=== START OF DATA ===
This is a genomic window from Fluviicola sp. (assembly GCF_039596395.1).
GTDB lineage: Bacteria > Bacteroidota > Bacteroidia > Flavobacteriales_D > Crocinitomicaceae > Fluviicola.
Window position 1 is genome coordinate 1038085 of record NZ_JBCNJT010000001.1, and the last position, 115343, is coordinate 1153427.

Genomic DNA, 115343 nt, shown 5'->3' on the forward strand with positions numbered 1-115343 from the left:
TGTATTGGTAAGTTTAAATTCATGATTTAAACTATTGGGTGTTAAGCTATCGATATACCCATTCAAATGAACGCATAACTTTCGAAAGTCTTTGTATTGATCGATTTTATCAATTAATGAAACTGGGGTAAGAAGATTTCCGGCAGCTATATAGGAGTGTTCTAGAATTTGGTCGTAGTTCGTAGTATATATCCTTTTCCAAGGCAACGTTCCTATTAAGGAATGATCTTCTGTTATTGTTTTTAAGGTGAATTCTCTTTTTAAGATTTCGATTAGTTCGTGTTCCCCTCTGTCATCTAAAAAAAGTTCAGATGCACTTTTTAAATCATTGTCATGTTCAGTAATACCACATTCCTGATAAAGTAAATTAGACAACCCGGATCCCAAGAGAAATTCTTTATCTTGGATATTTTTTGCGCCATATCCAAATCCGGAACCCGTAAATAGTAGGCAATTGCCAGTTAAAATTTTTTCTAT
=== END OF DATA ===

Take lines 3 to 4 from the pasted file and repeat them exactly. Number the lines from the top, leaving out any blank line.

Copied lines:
Window position 1 is genome coordinate 1038085 of record NZ_JBCNJT010000001.1, and the last position, 115343, is coordinate 1153427.

Genomic DNA, 115343 nt, shown 5'->3' on the forward strand with positions numbered 1-115343 from the left: